Economists and social scientists have long debated the relative importance of institutions and human capital as fundamental determinants of long-run development. After discussing some of the limitations of the existing literature, we use panel data covering the period 1955–2010 and a novel indicator of property rights protection from Varieties of Democracy (V-Dem) to reinvestigate these relationships. We find that both property rights institutions and human capital are positively related to economic growth, although human capital is relatively more robust when we account for country fixed effects. We also investigate whether the growth effects of property rights institutions are heterogeneous across different levels of development. In contrast to the cross-country evidence, our panel data results suggest that broad-based property rights protection clearly and strongly enhances growth only in advanced economies.
- Property rights
- Human capital
- Economic growth
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Contract enforcement, in addition, reduces transaction costs, clearing the way for the financial and commercial arrangements that are necessary to carry out investments. Yet, we focus here on the breadth of effective property rights enforcement.
Similarly, when the productive sector is small and, typically, connected through informal political or familial relations, Pareto-improving market exchanges could be sustained by personal relations of trust.
Their results are robust to using alternative indicators of institutional quality, such as Polity’s (Marshall et al. 2013) index of constraints on the chief executive from the Polity dataset, which has been a widely used proxy for the risk of expropriation.
A different objection, which Acemoglu et al. (2001: 1390) resist, is that instead of capturing the effect of the institutions brought by European settlers, the mortality instrument captures the effect of having “more Europeans”, who might have brought along a particularly developmental European culture.
Workers equipped with human capital are more productive, leading to a multiplicative relationship between labour (L) and human capital (H).
Some, though not all, growth accounting exercises have corroborated this pattern (see Helpman 2006).
As compared to the literacy and schooling rates of the average worker.
Alternatively, the correlation between human capital and institutions may result from joint determination by a third, more «fundamental» factor, such as culture (Bjornskov and Meon 2013).
These tests include the Kleibergen-Paap under-identification and weak identification tests.
The measures also aggregate across various kinds of property, such as land, financial investments and personal belongings.
Our panel results, however, are qualitatively consistent if we use OLS with heteroskedasticity-robust standard errors clustered at the country level. The results are available upon request.
In addition, we note that the rate of conditional convergence to the steady state, measured by the coefficient on lnY, increases when important determinants of the steady state (e.g. human capital, institutions) are included in the regression (as noted by Knack and Keefer 1995).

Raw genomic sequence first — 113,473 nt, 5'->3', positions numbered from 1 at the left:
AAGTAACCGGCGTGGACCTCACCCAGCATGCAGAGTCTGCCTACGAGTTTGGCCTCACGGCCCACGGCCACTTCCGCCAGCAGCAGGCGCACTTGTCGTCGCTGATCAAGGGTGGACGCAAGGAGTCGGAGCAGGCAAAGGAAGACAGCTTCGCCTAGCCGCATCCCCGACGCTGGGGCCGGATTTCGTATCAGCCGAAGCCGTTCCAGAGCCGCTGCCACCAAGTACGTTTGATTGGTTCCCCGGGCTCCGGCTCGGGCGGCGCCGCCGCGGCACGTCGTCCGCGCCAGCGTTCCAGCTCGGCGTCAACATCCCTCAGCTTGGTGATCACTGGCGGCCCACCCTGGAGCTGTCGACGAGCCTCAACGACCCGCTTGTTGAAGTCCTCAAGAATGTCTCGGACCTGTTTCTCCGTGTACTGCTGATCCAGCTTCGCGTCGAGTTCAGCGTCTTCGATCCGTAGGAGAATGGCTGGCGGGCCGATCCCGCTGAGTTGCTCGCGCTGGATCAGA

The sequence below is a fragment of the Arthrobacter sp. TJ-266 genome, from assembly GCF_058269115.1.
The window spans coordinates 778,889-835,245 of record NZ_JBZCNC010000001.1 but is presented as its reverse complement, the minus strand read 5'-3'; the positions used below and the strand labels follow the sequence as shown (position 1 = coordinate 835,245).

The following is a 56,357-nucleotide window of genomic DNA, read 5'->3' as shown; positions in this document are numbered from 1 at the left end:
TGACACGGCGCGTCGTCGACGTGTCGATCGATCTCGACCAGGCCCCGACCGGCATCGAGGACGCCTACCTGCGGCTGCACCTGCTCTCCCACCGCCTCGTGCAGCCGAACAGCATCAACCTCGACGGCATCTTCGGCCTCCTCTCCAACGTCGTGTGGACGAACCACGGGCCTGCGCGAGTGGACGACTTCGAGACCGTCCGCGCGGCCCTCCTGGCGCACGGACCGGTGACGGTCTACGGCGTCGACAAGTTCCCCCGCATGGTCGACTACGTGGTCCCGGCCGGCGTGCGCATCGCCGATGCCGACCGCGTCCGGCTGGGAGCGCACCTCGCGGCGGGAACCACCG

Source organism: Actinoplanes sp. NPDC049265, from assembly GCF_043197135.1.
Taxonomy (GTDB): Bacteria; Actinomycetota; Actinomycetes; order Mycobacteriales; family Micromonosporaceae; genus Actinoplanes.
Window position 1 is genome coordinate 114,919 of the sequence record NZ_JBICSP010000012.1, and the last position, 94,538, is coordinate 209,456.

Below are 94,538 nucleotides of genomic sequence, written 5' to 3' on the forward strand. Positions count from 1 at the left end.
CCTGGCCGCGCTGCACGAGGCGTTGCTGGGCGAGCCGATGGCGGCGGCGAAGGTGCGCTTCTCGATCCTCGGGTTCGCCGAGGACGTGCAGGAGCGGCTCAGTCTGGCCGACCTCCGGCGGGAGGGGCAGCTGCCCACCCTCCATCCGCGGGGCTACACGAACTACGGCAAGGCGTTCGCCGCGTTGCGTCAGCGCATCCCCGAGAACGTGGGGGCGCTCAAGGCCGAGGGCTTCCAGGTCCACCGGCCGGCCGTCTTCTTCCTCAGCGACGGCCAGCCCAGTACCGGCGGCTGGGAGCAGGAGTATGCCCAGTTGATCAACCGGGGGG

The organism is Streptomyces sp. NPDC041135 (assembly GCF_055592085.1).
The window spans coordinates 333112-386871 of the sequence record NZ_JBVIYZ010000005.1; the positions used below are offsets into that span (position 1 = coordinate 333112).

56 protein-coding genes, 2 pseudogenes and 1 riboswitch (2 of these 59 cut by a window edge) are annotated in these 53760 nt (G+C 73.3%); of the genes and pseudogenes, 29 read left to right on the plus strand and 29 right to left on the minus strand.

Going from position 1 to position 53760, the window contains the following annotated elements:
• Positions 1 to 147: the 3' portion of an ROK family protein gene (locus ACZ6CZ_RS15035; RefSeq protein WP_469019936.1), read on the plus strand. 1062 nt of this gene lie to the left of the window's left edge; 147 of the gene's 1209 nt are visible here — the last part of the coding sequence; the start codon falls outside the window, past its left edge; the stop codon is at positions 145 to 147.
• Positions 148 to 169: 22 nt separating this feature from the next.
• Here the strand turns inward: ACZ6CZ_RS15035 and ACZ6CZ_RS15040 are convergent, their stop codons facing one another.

We also estimated pooled models without country fixed effects (μi). The results, available upon request, are qualitatively consistent with those of the cross-sectional regressions reported in Panel A (Table 18.1).
In addition, the results in panel B reproduce another important result from the empirical growth literature. When controlling for unobservable determinants of the steady state in fixed-effects panel models, the rate of conditional convergence to the steady state increases roughly by a factor of 10 (from 0.031 to 0.313), in line with the findings of Islam (1995).
We also instrument for lnYt − 1 to correct for dynamic panel (“Nickel”) bias. Standard tests (Arellano-Bond’s AR(2) test, and Hansen’s J-test) suggest that the instrument matrix satisfies the overidentifying restrictions.
The joint influence of omitted country characteristics (e.g. culture, history, geography) might itself be subject to the moderating influence of income levels. For instance, at low levels of income, the high estimated effect of institutions might possibly be biased upwards by the omission of country-specific characteristics that are beneficial for both institutional quality and growth at low income. The same omitted factors, however, may bias the institutional effect downwards at high income if they become growth-reducing, but still contribute to promoting institutional quality.
However, our findings are not driven by the case of China. Dropping China from the sample does not substantially alter the results reported in Table 18.3 (model 2, panel B). The results are available upon request.
=(0.84 − 0.42) × 0.273/5.
Or geography (Sachs 2003).
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Uberti, L.J., Knutsen, C.H. (2021). Institutions, Human Capital and Economic Growth. In: Douarin, E., Havrylyshyn, O. (eds) The Palgrave Handbook of Comparative Economics. Palgrave Macmillan, Cham. https://doi.org/10.1007/978-3-030-50888-3_18
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